CCAC to Review Coin Designs of Lincoln Cents, DeBakey Gold Medal and Presidential Dollars


The Citizens Coinage Advisory Committee (CCAC) has their next public meeting Jan. 15. CCAC’s main responsibility is to review themes and design proposals for circulating coinage, commemorative coins, bullion coinage, Congressional Gold Medals and other medals.

It’s for this purpose they’ll next meet. According to the announcement, their main objectives in the meeting will be to:

  • Review design candidates for the reverse (tails) of the fourth one-cent circulating coin in the 2009 Abraham Lincoln Bicentennial One-Cent Coin series
  • Review design candidates for the Michael DeBakey, M.D. Congressional Gold Medal
  • Review design candidates for the obverse (heads side) of the 2009 Presidential $1 Coins

As an interesting side topic, two CCAC members terms expire in February and this could be their last public meeting.

Details regarding Congressional Gold Medal for Michael DeBakey, M.D

Dr. DeBakey has experienced a remarkable career and life, helping countless people. A listing by the Library of Congress details several of his achievements. These were likely considered by the congressional gold medal designers and include:


      (1) Michael Ellis DeBakey, M.D., was born on September 7, 1908, in Lake Charles, Louisiana, to Shaker and Raheeja DeBakey.
      (2) Dr. DeBakey, at the age of 23 and still a medical student, reported a major invention, a roller pump for blood transfusions, which later became a major component of the heart-lung machine used in the first successful open-heart operation.
      (3) Even though Dr. DeBakey had already achieved a national reputation as an authority on vascular disease and had a promising career as a surgeon and teacher, he volunteered for military service during World War II, joining the Surgeon General’s staff and rising to the rank of Colonel and Chief of the Surgical Consultants Division.
      (4) As a result of this first-hand knowledge of military service, Dr. DeBakey made numerous recommendations for the proper staged management of war wounds, which led to the development of mobile army surgical hospitals or `MASH’ units, and earned Dr. DeBakey the Legion of Merit in 1945.
      (5) After the war, Dr. DeBakey proposed the systematic medical follow-up of veterans and recommended the creation of specialized medical centers in different areas of the United States to treat wounded military personnel returning from war, and from this recommendation evolved the Veterans Affairs Medical Center System and the establishment of the Commission on Veterans Medical Problems of the National Research Council.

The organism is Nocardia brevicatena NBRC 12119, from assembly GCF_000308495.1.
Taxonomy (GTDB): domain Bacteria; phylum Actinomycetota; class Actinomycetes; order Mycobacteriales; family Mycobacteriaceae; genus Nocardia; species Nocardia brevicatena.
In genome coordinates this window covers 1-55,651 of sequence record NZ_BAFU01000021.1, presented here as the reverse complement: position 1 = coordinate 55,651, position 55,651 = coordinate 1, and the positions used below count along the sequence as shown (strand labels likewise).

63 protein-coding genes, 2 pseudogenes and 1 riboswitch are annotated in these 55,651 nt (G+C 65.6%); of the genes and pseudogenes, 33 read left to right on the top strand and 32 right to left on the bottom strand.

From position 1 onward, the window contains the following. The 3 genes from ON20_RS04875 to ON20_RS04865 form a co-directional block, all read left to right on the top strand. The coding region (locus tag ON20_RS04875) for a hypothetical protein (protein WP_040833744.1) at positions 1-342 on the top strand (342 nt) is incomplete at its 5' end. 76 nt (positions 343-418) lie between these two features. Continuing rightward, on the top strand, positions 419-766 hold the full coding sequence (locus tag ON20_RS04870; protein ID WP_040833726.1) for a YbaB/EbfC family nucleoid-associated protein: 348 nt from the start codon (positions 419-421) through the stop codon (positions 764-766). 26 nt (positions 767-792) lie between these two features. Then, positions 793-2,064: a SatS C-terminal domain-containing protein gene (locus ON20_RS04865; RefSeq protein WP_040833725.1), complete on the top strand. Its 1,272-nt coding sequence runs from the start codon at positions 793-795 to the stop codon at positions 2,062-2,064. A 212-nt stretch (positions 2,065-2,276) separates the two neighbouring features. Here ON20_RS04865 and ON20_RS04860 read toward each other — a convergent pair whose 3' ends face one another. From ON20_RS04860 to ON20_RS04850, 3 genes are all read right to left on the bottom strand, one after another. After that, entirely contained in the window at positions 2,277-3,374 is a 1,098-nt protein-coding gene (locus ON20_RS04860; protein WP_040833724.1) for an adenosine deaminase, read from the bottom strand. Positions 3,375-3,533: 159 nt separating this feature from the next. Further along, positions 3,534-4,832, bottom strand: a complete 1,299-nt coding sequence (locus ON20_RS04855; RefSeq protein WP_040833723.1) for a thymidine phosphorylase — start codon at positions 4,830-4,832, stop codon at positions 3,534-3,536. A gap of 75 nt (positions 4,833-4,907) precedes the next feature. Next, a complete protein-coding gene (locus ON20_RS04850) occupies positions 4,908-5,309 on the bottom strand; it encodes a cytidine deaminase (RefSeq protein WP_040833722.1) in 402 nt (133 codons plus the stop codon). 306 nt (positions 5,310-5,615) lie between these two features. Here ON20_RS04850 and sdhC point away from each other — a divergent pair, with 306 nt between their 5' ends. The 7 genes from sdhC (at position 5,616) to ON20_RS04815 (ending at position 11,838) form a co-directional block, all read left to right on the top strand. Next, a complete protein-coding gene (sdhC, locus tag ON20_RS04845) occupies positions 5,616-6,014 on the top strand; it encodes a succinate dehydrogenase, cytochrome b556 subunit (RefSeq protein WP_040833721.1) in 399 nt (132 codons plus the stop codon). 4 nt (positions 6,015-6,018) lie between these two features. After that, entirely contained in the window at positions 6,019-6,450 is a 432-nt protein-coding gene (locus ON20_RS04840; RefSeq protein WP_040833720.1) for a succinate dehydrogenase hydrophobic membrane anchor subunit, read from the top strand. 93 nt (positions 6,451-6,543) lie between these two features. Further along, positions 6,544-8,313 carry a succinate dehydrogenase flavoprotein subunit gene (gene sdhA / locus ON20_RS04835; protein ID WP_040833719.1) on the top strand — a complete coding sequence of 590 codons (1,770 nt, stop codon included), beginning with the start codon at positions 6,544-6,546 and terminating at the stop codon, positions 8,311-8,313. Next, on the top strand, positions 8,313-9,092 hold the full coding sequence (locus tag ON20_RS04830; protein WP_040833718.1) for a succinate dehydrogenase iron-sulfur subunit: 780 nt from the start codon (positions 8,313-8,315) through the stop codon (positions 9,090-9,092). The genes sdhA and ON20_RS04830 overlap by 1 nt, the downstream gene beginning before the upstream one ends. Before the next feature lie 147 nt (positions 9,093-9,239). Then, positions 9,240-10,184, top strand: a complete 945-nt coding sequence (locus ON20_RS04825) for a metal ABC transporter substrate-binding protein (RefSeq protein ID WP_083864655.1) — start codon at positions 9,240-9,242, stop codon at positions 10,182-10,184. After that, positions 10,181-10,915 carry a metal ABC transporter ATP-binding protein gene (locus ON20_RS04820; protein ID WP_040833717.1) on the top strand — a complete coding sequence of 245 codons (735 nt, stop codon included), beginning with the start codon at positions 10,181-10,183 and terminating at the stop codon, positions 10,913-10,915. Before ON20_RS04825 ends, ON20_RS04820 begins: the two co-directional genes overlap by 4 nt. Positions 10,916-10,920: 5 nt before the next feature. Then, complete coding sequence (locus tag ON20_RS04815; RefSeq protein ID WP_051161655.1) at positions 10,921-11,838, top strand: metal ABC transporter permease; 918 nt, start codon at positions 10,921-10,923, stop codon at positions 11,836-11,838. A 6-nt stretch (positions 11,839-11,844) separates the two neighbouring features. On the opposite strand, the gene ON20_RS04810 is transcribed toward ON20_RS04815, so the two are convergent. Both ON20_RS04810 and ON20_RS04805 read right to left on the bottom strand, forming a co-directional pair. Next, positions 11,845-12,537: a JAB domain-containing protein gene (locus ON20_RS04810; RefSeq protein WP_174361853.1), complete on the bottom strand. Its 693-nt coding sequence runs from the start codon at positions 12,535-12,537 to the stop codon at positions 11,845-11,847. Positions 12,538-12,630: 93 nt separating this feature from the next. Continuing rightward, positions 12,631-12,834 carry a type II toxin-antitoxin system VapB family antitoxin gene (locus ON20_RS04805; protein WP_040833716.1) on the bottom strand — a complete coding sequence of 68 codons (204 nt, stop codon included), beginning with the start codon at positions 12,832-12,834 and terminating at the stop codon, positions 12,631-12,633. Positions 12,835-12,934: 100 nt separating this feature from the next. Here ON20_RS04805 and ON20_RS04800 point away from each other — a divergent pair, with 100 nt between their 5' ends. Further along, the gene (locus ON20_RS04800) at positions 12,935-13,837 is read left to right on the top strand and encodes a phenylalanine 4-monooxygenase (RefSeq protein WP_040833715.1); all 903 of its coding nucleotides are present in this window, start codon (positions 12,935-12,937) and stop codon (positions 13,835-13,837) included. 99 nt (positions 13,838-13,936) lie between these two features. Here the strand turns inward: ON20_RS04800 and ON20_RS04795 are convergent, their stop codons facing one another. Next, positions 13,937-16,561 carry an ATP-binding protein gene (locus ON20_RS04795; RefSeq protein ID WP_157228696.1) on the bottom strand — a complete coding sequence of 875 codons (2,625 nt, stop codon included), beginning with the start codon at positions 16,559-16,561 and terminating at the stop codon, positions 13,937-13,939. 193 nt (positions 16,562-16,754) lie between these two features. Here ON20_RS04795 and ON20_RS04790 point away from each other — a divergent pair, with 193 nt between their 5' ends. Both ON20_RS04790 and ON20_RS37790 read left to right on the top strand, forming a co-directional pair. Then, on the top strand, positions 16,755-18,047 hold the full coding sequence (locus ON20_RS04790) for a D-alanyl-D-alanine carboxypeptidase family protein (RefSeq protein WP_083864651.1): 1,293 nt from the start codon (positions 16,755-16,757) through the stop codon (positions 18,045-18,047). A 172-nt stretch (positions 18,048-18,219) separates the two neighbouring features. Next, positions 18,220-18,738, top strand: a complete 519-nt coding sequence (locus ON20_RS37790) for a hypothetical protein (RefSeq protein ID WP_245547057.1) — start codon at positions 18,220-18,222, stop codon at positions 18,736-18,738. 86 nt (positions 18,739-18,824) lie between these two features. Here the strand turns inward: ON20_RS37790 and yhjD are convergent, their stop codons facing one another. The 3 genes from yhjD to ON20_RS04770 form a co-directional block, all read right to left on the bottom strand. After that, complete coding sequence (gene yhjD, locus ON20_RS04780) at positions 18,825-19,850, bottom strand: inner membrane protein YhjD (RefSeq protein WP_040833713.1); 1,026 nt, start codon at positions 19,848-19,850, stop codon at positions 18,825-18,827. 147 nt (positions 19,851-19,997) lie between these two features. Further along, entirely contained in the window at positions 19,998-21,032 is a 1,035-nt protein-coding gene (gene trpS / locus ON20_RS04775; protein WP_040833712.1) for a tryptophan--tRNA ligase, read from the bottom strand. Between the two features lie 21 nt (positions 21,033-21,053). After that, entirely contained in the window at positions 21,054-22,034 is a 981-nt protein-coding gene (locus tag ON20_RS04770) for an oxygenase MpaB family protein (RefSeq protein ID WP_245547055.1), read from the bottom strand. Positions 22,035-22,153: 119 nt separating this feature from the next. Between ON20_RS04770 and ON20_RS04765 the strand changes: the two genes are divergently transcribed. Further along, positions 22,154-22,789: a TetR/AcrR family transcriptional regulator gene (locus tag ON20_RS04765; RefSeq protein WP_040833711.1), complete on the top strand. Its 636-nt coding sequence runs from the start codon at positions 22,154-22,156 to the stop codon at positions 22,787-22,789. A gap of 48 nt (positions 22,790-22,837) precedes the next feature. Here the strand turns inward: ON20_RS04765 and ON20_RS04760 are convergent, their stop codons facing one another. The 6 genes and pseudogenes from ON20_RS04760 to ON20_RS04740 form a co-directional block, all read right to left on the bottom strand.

(6) In 1948, Dr. DeBakey joined the Baylor University College of Medicine, where he developed the first surgical residency program in the city of Houston, and today, guided by Dr. DeBakey’s vision, the College is one of the most respected health science centers in the Nation.
      (7) In 1953, Dr. DeBakey performed the first successful procedures to treat patients who suffered aneurysms leading to severe strokes, and he later developed a series of innovative surgical techniques for the treatment of aneurysms enabling thousands of lives to be saved in the years ahead.
      (8) In 1964, Dr. DeBakey triggered the most explosive era in modern cardiac surgery, when he performed the first successful coronary bypass, once again paving the way for surgeons worldwide to offer hope to thousands of patients who might otherwise succumb to heart disease.
      (9) Two years later, Dr. DeBakey made medical history again, when he was the first to successfully use a partial artificial heart to solve the problems of a patient who could not be weaned from a heart-lung machine following open-heart surgery.
      (10) In 1968, Dr. DeBakey supervised the first successful multi-organ transplant, in which a heart, both kidneys, and lung were transplanted from a single donor into 4 separate recipients.
      (11) In 1964, President Lyndon B. Johnson appointed Dr. DeBakey to the position of Chairman of the President’s Commission on Heart Disease, Cancer and Stroke, leading to the creation of Regional Medical Programs established `to encourage and assist in the establishment of regional cooperative arrangements among medical schools, research institutions, and hospitals, for research and training’.
      (12) In the mid-1960s, Dr. DeBakey pioneered the field of telemedicine with the first demonstration of open-heart surgery to be transmitted overseas by satellite.
      (13) In 1969, Dr. DeBakey was elected the first President of Baylor College of Medicine.
      (14) In 1969, President Lyndon B. Johnson bestowed on Dr. DeBakey the Presidential Medal of Freedom with Distinction, and in 1985, President Ronald Reagan conferred on him the National Medal of Science.
      (15) Working with NASA engineers, he refined existing technology to create the DeBakey Ventricular Assist Device, one-tenth the size of current versions, which may eliminate the need for heart transplantation in some patients.


Audio messages by Dr. DeBakey from Baylor College of Medicine

Dr. DeBakey, chancellor emeritus of Baylor College of Medicine (BCM) shared his thoughts on several things, including the honor of the Congressional Gold Medal. You can listen to his comments by visiting BCM’s, DeBakey awarded Congressional Gold Medal.

CCAC public meeting time and location

The Citizens Coinage Advisory Committee will meet Tuesday, January 15, 2008, at 9 a.m. to 12:00 p.m. (ET) at:

             United States Mint
             801 9th Street NW
             8th Floor Board Room
             Washington, D.C. 20220

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